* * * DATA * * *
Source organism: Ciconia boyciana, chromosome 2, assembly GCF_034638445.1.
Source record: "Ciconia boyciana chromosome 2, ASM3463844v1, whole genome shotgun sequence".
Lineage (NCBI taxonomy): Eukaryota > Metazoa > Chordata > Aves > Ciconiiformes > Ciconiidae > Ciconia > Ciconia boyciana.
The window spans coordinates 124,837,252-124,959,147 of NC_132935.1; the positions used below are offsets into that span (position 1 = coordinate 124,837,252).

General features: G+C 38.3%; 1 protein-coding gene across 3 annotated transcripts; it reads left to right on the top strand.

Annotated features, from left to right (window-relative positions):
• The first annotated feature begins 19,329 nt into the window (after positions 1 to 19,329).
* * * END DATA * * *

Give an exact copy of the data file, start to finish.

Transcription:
Source organism: Ciconia boyciana, chromosome 2, assembly GCF_034638445.1.
Source record: "Ciconia boyciana chromosome 2, ASM3463844v1, whole genome shotgun sequence".
Lineage (NCBI taxonomy): Eukaryota > Metazoa > Chordata > Aves > Ciconiiformes > Ciconiidae > Ciconia > Ciconia boyciana.
The window spans coordinates 124,837,252-124,959,147 of NC_132935.1; the positions used below are offsets into that span (position 1 = coordinate 124,837,252).

General features: G+C 38.3%; 1 protein-coding gene across 3 annotated transcripts; it reads left to right on the top strand.

Annotated features, from left to right (window-relative positions):
• The first annotated feature begins 19,329 nt into the window (after positions 1 to 19,329).